Series of Dissertation
10 / 2011

Elisabet Sørfjorddal Hauge:
How do metal musicians become entrepreneurial? A phenomenological investigation on opportunity recognition

ISSN: 1502-2099
ISBN: 978-82-8247-034-6
No. of pages: 170
Price: 250

2011-10-Hauge.pdf 2011-10-Hauge.pdf


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Abstract
In this dissertation, becoming entrepreneurial mean that musicians undertake commercial activities that are necessary for artistic creativity and performance. In order to analyse the entrepreneurial process, I have investigated a group of metal musicians, for whom acting entrepreneurially is a life strategy as a musician in a changing world. Making money is rarely metal musicians’ motivation in entrepreneurial processes; instead their inspiration is the musicians’ independent creative desire that contributes to their self-realization. Metal musicians often express an “anti-establishment” view of life - a characteristic that distinguishes them from many other people. This dissertation suggests that metal musicians who become entrepreneurs are different entrepreneurs than, for example, developers of technology or establishers of services such as dentists, plumbers, restaurateurs, etc. Musicians’ way of approaching entrepreneurship is helpful to cast light on many different aspects of entrepreneurial processes.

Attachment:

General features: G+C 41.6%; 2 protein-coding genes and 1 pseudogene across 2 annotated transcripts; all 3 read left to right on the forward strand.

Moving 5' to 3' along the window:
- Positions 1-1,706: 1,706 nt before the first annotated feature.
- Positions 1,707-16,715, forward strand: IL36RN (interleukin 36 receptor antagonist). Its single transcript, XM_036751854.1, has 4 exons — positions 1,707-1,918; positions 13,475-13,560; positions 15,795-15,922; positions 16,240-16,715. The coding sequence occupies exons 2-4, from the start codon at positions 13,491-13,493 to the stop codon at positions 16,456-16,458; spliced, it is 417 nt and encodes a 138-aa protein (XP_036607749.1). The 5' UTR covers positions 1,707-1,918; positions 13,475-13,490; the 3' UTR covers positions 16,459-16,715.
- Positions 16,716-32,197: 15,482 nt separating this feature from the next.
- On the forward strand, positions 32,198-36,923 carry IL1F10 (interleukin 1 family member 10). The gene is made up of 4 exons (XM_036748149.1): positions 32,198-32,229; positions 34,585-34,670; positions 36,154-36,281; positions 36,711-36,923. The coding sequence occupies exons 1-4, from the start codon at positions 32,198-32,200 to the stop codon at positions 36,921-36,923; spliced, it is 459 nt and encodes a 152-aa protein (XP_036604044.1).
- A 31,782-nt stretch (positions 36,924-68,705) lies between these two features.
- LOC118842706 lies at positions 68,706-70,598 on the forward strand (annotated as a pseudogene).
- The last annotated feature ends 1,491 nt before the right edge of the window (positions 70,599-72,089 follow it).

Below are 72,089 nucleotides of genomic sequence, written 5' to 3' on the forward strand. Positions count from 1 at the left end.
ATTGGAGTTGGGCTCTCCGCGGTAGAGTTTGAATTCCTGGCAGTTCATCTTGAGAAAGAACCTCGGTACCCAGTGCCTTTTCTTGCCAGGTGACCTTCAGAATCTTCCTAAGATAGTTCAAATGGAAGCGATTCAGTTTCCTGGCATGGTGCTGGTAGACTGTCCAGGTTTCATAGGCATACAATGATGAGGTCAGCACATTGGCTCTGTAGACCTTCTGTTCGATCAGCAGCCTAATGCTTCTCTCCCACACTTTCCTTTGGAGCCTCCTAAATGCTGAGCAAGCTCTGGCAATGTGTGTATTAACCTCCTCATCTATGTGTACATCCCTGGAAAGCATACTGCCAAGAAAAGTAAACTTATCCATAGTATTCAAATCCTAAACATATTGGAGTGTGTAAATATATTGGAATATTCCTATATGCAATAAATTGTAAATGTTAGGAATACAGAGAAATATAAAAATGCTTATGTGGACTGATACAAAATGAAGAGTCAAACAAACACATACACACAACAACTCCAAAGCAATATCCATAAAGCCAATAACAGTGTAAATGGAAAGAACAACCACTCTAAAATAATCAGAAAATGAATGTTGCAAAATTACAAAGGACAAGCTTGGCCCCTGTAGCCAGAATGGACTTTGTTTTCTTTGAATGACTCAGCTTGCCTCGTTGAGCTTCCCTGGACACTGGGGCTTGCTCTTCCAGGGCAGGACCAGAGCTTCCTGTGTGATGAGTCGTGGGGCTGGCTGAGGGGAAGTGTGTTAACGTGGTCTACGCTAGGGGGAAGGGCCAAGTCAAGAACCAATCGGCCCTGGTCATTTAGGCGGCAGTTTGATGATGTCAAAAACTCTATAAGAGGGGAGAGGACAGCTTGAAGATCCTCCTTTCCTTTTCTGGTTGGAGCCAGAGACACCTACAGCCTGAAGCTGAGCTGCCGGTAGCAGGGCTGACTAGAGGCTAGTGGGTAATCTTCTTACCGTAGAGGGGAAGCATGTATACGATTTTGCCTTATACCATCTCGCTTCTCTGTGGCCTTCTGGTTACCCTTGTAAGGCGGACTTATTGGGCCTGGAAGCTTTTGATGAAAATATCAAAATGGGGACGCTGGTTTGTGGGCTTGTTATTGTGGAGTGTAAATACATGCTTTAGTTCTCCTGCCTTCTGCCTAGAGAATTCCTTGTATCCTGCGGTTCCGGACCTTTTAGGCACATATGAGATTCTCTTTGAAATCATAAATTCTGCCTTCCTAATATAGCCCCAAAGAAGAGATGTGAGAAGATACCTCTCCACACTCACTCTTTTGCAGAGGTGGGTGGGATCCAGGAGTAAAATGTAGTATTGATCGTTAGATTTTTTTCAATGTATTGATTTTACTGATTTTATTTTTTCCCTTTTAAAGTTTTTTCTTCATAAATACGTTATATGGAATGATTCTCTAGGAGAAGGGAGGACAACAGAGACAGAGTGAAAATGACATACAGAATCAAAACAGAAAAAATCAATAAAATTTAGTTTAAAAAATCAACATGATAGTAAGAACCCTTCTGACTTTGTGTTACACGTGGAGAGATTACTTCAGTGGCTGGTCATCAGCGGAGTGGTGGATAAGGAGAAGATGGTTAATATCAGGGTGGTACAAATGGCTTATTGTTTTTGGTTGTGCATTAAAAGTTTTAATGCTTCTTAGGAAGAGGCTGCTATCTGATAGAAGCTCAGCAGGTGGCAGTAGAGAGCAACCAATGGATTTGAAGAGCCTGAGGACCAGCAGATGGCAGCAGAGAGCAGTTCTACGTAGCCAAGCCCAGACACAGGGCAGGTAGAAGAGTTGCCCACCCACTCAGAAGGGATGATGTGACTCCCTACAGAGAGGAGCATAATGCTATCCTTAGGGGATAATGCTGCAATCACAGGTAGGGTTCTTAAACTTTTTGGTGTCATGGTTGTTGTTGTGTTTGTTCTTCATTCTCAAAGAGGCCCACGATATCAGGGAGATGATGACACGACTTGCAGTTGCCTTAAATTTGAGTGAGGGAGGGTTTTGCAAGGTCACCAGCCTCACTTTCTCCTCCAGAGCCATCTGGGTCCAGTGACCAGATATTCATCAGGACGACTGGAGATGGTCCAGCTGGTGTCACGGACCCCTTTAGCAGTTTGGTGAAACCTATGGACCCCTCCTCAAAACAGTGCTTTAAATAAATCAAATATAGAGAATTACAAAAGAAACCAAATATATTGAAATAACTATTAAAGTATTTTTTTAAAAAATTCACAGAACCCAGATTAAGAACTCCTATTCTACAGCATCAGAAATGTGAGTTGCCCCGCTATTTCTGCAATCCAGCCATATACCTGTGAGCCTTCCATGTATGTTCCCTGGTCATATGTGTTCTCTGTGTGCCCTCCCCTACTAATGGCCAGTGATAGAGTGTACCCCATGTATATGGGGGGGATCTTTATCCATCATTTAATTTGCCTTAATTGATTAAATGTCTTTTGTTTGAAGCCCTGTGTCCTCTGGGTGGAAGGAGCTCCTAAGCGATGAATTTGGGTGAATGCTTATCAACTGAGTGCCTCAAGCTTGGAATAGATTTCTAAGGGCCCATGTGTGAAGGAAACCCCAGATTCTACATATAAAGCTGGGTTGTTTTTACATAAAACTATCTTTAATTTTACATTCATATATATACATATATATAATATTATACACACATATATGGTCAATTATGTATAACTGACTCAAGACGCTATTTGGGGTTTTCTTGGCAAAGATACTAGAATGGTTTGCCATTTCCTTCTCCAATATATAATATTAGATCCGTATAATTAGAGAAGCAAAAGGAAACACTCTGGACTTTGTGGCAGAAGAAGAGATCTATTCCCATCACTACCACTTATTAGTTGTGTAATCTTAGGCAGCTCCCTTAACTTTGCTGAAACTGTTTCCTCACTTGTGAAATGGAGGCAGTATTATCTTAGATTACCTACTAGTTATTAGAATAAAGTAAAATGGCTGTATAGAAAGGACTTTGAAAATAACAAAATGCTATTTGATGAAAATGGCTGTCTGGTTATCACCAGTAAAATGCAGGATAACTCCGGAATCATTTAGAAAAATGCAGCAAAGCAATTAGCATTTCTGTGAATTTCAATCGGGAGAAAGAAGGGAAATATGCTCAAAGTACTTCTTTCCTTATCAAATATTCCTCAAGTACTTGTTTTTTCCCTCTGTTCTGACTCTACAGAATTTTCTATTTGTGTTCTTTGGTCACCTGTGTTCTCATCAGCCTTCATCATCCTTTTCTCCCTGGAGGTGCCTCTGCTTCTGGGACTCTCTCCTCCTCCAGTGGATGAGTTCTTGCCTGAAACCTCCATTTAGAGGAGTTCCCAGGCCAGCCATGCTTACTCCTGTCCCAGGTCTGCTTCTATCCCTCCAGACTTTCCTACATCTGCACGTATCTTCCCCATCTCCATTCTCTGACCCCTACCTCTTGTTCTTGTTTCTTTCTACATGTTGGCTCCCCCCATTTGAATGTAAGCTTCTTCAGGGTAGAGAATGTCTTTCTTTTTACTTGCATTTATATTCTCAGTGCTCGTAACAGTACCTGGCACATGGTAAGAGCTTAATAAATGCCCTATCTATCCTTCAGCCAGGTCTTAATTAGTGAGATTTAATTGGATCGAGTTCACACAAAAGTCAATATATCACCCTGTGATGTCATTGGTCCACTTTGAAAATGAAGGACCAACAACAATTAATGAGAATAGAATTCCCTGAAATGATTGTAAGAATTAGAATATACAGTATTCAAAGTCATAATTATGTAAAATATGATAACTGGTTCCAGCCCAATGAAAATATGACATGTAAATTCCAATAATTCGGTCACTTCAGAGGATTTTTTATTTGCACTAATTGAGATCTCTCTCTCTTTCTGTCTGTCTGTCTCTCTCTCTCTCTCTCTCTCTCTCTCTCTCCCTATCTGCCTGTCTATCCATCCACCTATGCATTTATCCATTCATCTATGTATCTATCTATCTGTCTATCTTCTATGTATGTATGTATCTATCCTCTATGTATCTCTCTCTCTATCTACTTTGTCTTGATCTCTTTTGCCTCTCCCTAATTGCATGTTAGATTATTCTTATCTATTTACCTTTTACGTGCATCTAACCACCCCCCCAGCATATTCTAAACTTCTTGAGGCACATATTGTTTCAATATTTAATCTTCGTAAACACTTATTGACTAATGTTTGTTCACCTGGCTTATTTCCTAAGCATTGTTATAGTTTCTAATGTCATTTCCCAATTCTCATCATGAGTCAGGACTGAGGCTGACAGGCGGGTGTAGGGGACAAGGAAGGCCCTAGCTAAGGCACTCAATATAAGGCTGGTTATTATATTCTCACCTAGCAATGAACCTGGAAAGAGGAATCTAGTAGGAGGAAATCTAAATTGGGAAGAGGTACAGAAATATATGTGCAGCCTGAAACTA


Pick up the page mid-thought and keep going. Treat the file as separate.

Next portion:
The dissertation’s description of the process of opportunity recognition can be used to illustrate how becoming entrepreneurial is the result of social processes. Without an audience' approval and faith, the entrepreneurial creative process would probably not be maintained. Related to these statements, one of my main findings is that the logic of existing in a situation of becoming and being both a musician and an entrepreneur demands credibility. The more credible a musician is, the more entrepreneurial opportunities appear and are available to be explored. Opportunity realized in outcomes such as sound studios, record companies, albums, tours, Street Teams, loudspeakers and the like, are symbols that musicians leave behind like footprints in the process of becoming entrepreneurial.

In the final chapter of my thesis, I discuss the utility value of my investigation. The main value of my thesis applies to three areas of entrepreneurship research. Firstly, it contributes to the discussion about what kind of knowledge phenomenologically oriented research can offer to the field of entrepreneurship and the opportunity recognition perspective. Secondly, phenomenology offers a description of how entrepreneurship happens among metal musicians in all its varieties and ambiguities. Thirdly, I argue that phenomenological research results should be applied in policy making that aims to support entrepreneurship in the cultural industries.